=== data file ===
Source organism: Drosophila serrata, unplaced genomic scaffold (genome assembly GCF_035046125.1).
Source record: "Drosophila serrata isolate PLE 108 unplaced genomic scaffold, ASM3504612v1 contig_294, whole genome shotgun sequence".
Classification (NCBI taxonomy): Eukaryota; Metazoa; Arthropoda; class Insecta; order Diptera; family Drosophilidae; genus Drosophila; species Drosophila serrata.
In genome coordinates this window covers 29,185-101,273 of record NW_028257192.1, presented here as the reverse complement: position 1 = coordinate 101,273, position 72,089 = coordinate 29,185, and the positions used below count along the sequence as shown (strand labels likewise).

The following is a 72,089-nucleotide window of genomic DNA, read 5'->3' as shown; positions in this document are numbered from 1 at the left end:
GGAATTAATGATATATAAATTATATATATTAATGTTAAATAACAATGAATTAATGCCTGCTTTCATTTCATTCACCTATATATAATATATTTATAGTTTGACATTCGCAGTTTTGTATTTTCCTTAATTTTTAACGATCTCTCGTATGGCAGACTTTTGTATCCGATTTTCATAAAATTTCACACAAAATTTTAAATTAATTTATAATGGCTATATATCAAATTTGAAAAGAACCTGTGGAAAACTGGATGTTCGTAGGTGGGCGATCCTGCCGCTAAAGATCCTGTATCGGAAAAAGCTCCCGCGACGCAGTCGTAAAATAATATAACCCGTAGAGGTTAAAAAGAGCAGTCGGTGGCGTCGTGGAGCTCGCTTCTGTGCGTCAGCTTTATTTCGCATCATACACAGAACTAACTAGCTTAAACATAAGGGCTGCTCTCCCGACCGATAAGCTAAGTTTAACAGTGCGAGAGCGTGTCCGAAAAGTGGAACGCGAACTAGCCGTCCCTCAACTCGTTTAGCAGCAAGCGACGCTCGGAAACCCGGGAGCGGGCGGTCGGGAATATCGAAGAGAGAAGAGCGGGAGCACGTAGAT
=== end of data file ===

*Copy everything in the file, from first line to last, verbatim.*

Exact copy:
Source organism: Drosophila serrata, unplaced genomic scaffold (genome assembly GCF_035046125.1).
Source record: "Drosophila serrata isolate PLE 108 unplaced genomic scaffold, ASM3504612v1 contig_294, whole genome shotgun sequence".
Classification (NCBI taxonomy): Eukaryota; Metazoa; Arthropoda; class Insecta; order Diptera; family Drosophilidae; genus Drosophila; species Drosophila serrata.
In genome coordinates this window covers 29,185-101,273 of record NW_028257192.1, presented here as the reverse complement: position 1 = coordinate 101,273, position 72,089 = coordinate 29,185, and the positions used below count along the sequence as shown (strand labels likewise).

The following is a 72,089-nucleotide window of genomic DNA, read 5'->3' as shown; positions in this document are numbered from 1 at the left end:
GGAATTAATGATATATAAATTATATATATTAATGTTAAATAACAATGAATTAATGCCTGCTTTCATTTCATTCACCTATATATAATATATTTATAGTTTGACATTCGCAGTTTTGTATTTTCCTTAATTTTTAACGATCTCTCGTATGGCAGACTTTTGTATCCGATTTTCATAAAATTTCACACAAAATTTTAAATTAATTTATAATGGCTATATATCAAATTTGAAAAGAACCTGTGGAAAACTGGATGTTCGTAGGTGGGCGATCCTGCCGCTAAAGATCCTGTATCGGAAAAAGCTCCCGCGACGCAGTCGTAAAATAATATAACCCGTAGAGGTTAAAAAGAGCAGTCGGTGGCGTCGTGGAGCTCGCTTCTGTGCGTCAGCTTTATTTCGCATCATACACAGAACTAACTAGCTTAAACATAAGGGCTGCTCTCCCGACCGATAAGCTAAGTTTAACAGTGCGAGAGCGTGTCCGAAAAGTGGAACGCGAACTAGCCGTCCCTCAACTCGTTTAGCAGCAAGCGACGCTCGGAAACCCGGGAGCGGGCGGTCGGGAATATCGAAGAGAGAAGAGCGGGAGCACGTAGAT